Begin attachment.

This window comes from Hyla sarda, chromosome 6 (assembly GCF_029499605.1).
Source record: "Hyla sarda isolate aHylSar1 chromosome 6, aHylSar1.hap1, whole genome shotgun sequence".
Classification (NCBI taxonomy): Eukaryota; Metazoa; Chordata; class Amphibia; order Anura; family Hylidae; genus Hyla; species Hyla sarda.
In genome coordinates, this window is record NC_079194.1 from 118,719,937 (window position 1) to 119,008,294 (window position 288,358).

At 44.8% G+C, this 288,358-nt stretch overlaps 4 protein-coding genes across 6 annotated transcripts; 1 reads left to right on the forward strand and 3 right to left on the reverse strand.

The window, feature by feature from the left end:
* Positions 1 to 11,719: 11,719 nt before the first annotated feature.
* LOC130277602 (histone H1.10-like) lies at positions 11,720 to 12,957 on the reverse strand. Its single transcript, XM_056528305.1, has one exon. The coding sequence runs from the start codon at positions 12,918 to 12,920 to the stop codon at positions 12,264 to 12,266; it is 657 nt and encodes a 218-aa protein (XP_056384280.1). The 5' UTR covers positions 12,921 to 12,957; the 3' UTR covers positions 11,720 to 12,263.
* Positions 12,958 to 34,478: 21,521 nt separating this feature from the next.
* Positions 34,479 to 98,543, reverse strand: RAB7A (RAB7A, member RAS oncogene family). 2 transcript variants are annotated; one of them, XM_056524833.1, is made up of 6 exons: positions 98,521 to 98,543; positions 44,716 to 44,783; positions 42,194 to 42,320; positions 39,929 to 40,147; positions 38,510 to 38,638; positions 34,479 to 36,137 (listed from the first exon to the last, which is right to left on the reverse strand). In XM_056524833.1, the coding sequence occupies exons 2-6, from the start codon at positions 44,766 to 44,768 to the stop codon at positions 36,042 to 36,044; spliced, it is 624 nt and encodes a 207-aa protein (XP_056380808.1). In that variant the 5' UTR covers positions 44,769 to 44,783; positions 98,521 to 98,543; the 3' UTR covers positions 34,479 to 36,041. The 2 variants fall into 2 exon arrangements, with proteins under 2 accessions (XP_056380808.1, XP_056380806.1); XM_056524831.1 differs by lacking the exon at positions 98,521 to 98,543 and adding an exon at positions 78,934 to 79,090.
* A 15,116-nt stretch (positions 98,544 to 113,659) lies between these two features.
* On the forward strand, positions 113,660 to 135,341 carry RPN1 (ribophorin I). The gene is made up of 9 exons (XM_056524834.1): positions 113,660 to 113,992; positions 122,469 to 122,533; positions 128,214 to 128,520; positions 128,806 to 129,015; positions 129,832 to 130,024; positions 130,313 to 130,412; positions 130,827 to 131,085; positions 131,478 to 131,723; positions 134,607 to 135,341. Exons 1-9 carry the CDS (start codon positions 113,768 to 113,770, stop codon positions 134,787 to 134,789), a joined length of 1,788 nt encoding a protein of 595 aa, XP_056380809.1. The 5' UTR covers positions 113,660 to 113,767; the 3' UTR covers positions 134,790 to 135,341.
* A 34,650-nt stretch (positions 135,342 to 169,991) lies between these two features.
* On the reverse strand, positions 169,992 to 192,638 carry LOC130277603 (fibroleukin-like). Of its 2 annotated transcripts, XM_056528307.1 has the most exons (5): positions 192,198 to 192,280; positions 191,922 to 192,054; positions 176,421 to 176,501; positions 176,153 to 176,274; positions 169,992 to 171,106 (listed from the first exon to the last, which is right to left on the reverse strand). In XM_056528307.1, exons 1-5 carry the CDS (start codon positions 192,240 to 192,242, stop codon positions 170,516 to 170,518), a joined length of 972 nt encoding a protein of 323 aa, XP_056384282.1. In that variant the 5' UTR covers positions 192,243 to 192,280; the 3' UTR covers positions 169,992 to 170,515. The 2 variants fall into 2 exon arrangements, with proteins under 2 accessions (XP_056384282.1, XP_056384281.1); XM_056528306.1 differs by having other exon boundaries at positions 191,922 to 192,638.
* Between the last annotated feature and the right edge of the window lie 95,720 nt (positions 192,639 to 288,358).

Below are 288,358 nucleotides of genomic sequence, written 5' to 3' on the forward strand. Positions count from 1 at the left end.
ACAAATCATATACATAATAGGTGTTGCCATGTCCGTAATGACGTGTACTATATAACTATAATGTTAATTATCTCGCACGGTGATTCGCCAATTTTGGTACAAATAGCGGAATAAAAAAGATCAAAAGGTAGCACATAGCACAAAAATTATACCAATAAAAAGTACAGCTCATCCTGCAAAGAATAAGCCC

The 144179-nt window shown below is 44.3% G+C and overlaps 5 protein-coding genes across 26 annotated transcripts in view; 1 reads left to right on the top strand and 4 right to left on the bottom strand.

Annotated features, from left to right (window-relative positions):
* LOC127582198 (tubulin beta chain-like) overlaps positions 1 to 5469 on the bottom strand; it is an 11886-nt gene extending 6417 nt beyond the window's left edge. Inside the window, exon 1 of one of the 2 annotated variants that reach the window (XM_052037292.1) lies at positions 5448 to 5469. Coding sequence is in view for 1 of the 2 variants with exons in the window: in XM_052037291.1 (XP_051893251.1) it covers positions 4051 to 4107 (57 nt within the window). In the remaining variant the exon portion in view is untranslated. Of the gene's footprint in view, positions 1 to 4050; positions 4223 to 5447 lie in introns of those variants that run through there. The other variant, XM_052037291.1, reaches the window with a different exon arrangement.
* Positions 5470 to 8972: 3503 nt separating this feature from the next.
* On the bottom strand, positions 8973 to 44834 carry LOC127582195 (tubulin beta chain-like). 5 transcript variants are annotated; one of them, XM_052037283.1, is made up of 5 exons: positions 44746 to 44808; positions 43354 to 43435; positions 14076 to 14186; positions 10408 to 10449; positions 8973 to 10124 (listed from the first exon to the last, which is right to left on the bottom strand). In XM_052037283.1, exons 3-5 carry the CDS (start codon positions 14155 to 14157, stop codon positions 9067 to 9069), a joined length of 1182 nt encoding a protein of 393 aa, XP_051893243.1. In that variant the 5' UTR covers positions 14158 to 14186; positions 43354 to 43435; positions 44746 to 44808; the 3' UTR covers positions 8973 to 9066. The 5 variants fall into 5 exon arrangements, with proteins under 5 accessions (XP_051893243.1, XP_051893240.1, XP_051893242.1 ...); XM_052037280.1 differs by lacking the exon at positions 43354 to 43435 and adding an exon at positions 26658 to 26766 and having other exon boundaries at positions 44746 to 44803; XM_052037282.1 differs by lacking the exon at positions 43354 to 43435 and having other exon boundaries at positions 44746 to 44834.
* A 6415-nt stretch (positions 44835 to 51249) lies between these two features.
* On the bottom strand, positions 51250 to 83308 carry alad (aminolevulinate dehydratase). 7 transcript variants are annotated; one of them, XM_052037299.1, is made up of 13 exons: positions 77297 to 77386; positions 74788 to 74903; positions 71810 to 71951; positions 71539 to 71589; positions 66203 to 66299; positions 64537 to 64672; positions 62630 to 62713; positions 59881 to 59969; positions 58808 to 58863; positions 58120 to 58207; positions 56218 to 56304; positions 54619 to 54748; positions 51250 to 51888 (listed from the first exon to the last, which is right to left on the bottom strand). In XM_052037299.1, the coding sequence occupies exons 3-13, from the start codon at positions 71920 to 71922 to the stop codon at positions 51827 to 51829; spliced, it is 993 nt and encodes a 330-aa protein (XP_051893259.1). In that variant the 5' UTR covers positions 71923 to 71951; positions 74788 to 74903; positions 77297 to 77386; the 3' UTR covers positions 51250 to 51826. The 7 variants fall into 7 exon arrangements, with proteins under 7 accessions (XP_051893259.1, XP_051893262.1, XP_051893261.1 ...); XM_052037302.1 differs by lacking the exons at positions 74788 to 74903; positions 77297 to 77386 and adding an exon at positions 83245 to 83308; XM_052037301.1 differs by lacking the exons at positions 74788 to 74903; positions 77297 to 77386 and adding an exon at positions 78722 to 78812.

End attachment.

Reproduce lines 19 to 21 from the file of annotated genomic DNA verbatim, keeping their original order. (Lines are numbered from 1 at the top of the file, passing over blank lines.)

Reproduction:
Annotated features, from left to right (window-relative positions):
* LOC127582198 (tubulin beta chain-like) overlaps positions 1 to 5469 on the bottom strand; it is an 11886-nt gene extending 6417 nt beyond the window's left edge. Inside the window, exon 1 of one of the 2 annotated variants that reach the window (XM_052037292.1) lies at positions 5448 to 5469. Coding sequence is in view for 1 of the 2 variants with exons in the window: in XM_052037291.1 (XP_051893251.1) it covers positions 4051 to 4107 (57 nt within the window). In the remaining variant the exon portion in view is untranslated. Of the gene's footprint in view, positions 1 to 4050; positions 4223 to 5447 lie in introns of those variants that run through there. The other variant, XM_052037291.1, reaches the window with a different exon arrangement.
* Positions 5470 to 8972: 3503 nt separating this feature from the next.